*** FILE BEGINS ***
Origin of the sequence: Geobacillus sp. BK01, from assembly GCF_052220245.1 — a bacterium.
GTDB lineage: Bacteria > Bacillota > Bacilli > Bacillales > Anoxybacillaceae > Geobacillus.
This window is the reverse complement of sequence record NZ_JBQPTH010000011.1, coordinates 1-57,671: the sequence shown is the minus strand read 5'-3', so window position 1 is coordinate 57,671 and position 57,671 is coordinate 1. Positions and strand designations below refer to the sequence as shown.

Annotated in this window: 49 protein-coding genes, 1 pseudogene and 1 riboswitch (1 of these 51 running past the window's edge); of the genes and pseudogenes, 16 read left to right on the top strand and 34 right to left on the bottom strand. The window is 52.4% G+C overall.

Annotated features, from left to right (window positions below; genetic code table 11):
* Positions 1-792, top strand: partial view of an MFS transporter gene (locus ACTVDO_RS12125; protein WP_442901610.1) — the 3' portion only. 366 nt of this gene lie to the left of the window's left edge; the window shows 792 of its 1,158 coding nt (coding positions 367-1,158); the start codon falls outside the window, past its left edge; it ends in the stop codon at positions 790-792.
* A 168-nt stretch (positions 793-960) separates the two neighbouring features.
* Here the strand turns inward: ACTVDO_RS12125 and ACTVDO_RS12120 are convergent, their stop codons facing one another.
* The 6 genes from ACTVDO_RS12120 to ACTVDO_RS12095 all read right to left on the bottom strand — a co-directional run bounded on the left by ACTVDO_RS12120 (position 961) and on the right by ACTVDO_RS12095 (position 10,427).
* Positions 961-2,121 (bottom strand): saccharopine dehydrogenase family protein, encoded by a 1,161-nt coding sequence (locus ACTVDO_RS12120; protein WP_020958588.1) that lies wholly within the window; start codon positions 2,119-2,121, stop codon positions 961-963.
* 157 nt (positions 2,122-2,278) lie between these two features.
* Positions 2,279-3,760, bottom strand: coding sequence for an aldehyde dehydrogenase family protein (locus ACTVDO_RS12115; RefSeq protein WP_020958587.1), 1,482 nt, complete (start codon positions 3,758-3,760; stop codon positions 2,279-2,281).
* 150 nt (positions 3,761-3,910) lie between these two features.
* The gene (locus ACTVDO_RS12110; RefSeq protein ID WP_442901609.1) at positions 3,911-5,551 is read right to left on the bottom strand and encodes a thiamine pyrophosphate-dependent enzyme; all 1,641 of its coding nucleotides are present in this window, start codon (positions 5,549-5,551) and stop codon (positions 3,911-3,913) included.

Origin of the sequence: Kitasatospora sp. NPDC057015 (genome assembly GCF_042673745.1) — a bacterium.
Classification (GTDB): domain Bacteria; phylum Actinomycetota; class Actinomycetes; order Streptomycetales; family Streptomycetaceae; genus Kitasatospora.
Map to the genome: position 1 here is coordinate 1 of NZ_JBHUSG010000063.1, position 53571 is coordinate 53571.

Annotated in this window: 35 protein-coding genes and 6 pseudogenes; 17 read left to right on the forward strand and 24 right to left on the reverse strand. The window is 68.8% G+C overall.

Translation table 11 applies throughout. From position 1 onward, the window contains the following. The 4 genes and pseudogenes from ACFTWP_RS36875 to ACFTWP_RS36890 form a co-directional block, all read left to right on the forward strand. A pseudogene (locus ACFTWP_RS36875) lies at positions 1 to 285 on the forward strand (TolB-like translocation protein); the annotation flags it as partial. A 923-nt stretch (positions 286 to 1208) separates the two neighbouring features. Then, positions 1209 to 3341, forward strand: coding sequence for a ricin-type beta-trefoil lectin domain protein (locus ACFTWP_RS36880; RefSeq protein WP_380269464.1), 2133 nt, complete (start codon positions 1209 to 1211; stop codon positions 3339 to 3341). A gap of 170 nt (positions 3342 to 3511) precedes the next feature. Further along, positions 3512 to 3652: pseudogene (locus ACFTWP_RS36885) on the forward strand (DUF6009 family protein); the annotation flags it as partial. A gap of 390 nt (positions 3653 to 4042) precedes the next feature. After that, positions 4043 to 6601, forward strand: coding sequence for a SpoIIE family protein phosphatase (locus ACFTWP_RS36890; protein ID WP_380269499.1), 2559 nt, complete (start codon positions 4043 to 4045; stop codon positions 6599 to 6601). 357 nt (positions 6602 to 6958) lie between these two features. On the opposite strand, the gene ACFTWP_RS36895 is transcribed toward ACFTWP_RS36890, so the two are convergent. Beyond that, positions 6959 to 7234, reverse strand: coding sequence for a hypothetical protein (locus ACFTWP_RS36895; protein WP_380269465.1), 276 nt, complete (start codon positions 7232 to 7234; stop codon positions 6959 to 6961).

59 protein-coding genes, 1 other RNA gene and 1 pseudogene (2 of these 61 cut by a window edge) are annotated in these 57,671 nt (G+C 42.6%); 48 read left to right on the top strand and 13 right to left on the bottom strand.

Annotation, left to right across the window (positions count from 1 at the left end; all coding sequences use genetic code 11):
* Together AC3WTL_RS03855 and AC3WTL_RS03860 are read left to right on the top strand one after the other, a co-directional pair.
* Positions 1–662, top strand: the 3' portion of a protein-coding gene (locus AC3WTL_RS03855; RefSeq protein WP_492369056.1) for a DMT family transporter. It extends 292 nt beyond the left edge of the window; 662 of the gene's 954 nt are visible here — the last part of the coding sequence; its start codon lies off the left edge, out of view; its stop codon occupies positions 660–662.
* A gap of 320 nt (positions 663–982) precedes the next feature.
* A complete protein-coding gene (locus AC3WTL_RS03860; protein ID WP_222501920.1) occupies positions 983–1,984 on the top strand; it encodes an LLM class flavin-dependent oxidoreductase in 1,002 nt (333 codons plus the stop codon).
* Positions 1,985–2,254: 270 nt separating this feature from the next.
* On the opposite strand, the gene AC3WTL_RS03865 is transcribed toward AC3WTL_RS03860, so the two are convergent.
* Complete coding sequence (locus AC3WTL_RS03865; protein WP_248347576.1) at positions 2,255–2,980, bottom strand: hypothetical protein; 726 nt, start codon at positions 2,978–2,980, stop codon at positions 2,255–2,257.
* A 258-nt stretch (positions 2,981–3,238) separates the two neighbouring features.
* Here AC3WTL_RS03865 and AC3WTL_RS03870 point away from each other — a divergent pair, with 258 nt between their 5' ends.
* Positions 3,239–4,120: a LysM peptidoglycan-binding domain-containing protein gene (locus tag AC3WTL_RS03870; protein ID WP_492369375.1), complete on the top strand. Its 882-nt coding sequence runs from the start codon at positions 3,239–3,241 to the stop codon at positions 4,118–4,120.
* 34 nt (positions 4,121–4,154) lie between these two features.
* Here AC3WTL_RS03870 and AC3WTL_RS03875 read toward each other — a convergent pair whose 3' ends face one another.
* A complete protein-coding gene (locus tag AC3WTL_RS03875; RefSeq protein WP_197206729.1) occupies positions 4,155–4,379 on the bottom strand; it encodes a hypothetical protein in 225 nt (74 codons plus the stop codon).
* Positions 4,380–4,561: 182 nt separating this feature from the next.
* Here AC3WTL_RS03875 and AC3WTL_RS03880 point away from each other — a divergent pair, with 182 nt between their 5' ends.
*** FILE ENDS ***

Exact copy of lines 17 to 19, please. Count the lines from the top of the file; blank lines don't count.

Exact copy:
Map to the genome: position 1 here is coordinate 1 of NZ_JBHUSG010000063.1, position 53571 is coordinate 53571.

Annotated in this window: 35 protein-coding genes and 6 pseudogenes; 17 read left to right on the forward strand and 24 right to left on the reverse strand. The window is 68.8% G+C overall.

Translation table 11 applies throughout. From position 1 onward, the window contains the following. The 4 genes and pseudogenes from ACFTWP_RS36875 to ACFTWP_RS36890 form a co-directional block, all read left to right on the forward strand. A pseudogene (locus ACFTWP_RS36875) lies at positions 1 to 285 on the forward strand (TolB-like translocation protein); the annotation flags it as partial. A 923-nt stretch (positions 286 to 1208) separates the two neighbouring features. Then, positions 1209 to 3341, forward strand: coding sequence for a ricin-type beta-trefoil lectin domain protein (locus ACFTWP_RS36880; RefSeq protein WP_380269464.1), 2133 nt, complete (start codon positions 1209 to 1211; stop codon positions 3339 to 3341). A gap of 170 nt (positions 3342 to 3511) precedes the next feature. Further along, positions 3512 to 3652: pseudogene (locus ACFTWP_RS36885) on the forward strand (DUF6009 family protein); the annotation flags it as partial. A gap of 390 nt (positions 3653 to 4042) precedes the next feature. After that, positions 4043 to 6601, forward strand: coding sequence for a SpoIIE family protein phosphatase (locus ACFTWP_RS36890; protein ID WP_380269499.1), 2559 nt, complete (start codon positions 4043 to 4045; stop codon positions 6599 to 6601). 357 nt (positions 6602 to 6958) lie between these two features. On the opposite strand, the gene ACFTWP_RS36895 is transcribed toward ACFTWP_RS36890, so the two are convergent. Beyond that, positions 6959 to 7234, reverse strand: coding sequence for a hypothetical protein (locus ACFTWP_RS36895; protein WP_380269465.1), 276 nt, complete (start codon positions 7232 to 7234; stop codon positions 6959 to 6961).